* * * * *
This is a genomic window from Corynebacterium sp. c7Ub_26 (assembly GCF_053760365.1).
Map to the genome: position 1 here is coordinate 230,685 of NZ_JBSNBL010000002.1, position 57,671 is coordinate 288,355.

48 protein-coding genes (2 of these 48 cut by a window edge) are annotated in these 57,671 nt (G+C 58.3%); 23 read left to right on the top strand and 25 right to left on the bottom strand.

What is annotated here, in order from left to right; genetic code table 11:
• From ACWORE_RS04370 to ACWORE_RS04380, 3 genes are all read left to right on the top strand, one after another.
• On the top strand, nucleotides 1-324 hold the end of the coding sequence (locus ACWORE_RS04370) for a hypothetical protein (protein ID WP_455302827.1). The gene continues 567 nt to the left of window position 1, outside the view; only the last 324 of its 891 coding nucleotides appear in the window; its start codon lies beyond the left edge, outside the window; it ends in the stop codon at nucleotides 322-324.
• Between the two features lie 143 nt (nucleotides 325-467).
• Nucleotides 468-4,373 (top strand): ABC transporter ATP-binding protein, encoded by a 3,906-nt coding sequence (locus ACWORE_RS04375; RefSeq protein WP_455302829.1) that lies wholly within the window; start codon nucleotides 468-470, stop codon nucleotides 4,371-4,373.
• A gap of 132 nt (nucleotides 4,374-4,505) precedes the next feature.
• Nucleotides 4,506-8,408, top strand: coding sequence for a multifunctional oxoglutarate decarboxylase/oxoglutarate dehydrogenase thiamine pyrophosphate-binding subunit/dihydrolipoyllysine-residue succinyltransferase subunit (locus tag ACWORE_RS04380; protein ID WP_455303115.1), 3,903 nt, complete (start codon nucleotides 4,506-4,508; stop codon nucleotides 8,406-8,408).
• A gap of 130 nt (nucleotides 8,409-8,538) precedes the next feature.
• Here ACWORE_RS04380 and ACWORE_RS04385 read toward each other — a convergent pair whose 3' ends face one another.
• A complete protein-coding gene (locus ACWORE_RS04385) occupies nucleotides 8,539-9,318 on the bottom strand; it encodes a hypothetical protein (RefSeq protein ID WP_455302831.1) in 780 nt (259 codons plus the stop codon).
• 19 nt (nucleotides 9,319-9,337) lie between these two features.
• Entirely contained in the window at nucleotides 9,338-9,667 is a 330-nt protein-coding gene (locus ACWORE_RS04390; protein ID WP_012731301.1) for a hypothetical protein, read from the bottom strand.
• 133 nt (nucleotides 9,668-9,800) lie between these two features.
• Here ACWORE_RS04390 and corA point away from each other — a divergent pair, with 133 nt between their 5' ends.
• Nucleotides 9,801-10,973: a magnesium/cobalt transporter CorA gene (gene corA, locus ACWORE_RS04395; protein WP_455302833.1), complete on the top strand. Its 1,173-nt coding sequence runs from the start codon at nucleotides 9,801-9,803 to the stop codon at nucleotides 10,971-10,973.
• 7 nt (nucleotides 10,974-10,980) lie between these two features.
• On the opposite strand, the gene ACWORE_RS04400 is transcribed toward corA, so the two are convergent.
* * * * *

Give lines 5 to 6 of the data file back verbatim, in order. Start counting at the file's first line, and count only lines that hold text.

• From ACWORE_RS04370 to ACWORE_RS04380, 3 genes are all read left to right on the top strand, one after another.
• On the top strand, nucleotides 1-324 hold the end of the coding sequence (locus ACWORE_RS04370) for a hypothetical protein (protein ID WP_455302827.1). The gene continues 567 nt to the left of window position 1, outside the view; only the last 324 of its 891 coding nucleotides appear in the window; its start codon lies beyond the left edge, outside the window; it ends in the stop codon at nucleotides 322-324.